The developers were placed in a Xerox full process color test fixture machine, similar to the 5775, and prints were generated and fused to a gloss value of 63, as measured by a Pacific Scientific Company Glossguard II model glossmeter. The resulting brightness and saturation of colors of the images indicated that this combination of colorants predispersed as described in Example I and the carbon black toner of Example V provided a large color gamut, and wherein all the colors of the originals were reproduced.

EXAMPLE XXIX

A number of full process color images was generated (from originals throughout) using the combination of toners of Examples I, III, XV, V, XXI, and XXIII as follows.

Each of the toners from Examples I, III, XV, V, XXI, and XXIII was blended with surface additives (0.3 percent of zinc stearate, 0.9 percent of fumed silica, and 1.1 percent of fumed titanium dioxide) and mixed with 97 parts of a Xerox Corporation carrier (65 micron Hoeganese core coated with polymethylmethacrylate and carbon black) to provide a combination, or set of four separate developers.

The developers were placed in a Xerox full process color test machine (similar to the Xerox Corporation 5775 throughout), and prints were generated and fused to a gloss value of 63, as measured by a Pacific Scientific Company Glossguard II model glossmeter. The resulting brightness and saturation of colors of the developed images indicated that this combination of colorants predispersed as described in Example I and the carbon black toner of Example V provided a large color gamut, and wherein all the colors of the originals were reproduced.

EXAMPLE XXX

A number of full process color images were generated using the combination of unmixed separate toners of Examples I, VII, XV, V, XXI, and XXIII as follows.

Each of the toners from Examples I, VII, XV, V, XXI and XXIII was blended with surface additives (0.3 percent of zinc stearate, 0.9 percent of fumed silica, and 1.1 percent of fumed titanium dioxide) and mixed with the Xerox Corporation carrier (65 micron Hoeganese core coated with polymethylmethacrylate and carbon black) to make six separate developers.

The developers were placed in the Xerox full process color test machine, and prints were generated and fused to a gloss value of 63, as measured by a Pacific Scientific Company Glossguard II model glossmeter. The resulting brightness and saturation of colors of the image showed that this combination of colorants predispersed as described in Example I and the carbon black toner of Example V provided a large color gamut, and wherein all the colors of the originals were reproduced.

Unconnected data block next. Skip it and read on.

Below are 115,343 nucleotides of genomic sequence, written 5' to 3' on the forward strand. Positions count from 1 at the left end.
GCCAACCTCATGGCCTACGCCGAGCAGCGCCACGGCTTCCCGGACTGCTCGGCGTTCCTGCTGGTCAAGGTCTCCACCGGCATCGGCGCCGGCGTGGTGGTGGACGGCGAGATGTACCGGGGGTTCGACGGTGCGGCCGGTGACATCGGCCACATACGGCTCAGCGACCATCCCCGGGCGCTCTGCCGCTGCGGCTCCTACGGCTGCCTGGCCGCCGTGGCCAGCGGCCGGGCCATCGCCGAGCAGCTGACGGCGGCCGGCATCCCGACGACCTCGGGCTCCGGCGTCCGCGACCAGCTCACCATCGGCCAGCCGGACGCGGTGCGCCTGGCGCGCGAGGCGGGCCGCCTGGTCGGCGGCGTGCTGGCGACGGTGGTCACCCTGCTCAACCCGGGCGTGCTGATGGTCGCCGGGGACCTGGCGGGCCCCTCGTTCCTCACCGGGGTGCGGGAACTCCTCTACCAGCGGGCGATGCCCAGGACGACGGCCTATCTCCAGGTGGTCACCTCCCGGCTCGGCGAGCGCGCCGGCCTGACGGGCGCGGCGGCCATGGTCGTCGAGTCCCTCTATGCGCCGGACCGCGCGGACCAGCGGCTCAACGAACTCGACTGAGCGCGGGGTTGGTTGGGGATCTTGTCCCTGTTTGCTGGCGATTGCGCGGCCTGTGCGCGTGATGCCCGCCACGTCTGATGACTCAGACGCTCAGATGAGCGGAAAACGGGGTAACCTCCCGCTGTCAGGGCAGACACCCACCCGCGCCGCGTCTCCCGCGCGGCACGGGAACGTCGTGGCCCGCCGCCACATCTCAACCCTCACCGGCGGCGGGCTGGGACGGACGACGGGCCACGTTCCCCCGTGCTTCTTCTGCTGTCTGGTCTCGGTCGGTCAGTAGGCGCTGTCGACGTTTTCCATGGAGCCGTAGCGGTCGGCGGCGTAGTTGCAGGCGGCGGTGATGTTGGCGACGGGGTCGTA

EXAMPLE XXXI

A number of full six process color images were generated in a xerographic color machine test fixture using the combination of toners of Examples I, II, VII, V, XXI and XXIII. The resulting image brightness and saturation of colors showed that this combination of colorants provided an enlarged color gamut. Images made with only the cyan, magenta, yellow and black toners provided a color gamut which included 593 of the 1,000 Pantone colors available. When the toners containing Pigment Orange 13 and Pigment Green 7 were used as fifth and sixth process colors in addition to the cyan, magenta, yellow and black toners, the gamut increased to include 720 Pantone colors. Thus, when Pigment Orange 13 and Pigment Green 7 are added as spot colors, the increase in the number of Pantone colors within the gamut is only from 593 to 595, two more colors. When toners containing well dispersed Pigment Orange 13 and Pigment Green 7 are used as process colors, reference the present invention, the increase is to 720 Pantone colors.

In embodiments, the dilution indicated herein to other pigment concentrations is not selected since, for example, the mass of the toners on the image can control the amount of pigment used.

Other modifications of the present invention may occur to those skilled in the art subsequent to a review of the present application, and these modifications, including equivalents thereof, are intended to be included within the scope of the present invention.

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Referenced by
Citing PatentFiling datePublication dateApplicantTitle
US6066422 *Oct 23, 1998May 23, 2000Xerox CorporationColor toner compositions and processes thereof
US7658793 *Mar 5, 2004Feb 9, 2010Heubach GmbhPigment composition and process for preparation of the same
US7780961Oct 17, 2003Aug 24, 2010Actogenix N.V.Self-containing Lactococcus strain
US20110207037 *Feb 10, 2011Aug 25, 2011Konica Minolta Business Technologies, Inc.Method for forming full color image and full color image forming apparatus
US20140127619 *Nov 2, 2012May 8, 2014Xerox CorporationRed Toners
Classifications
U.S. Classification430/45.4, 430/137.22, 430/107.1, 399/223
International ClassificationG03G9/09, G03G9/087
Cooperative ClassificationG03G9/0904, G03G9/08782, G03G9/0906, G03G9/0926
European ClassificationG03G9/09B1, G03G9/087F3, G03G9/09F, G03G9/09D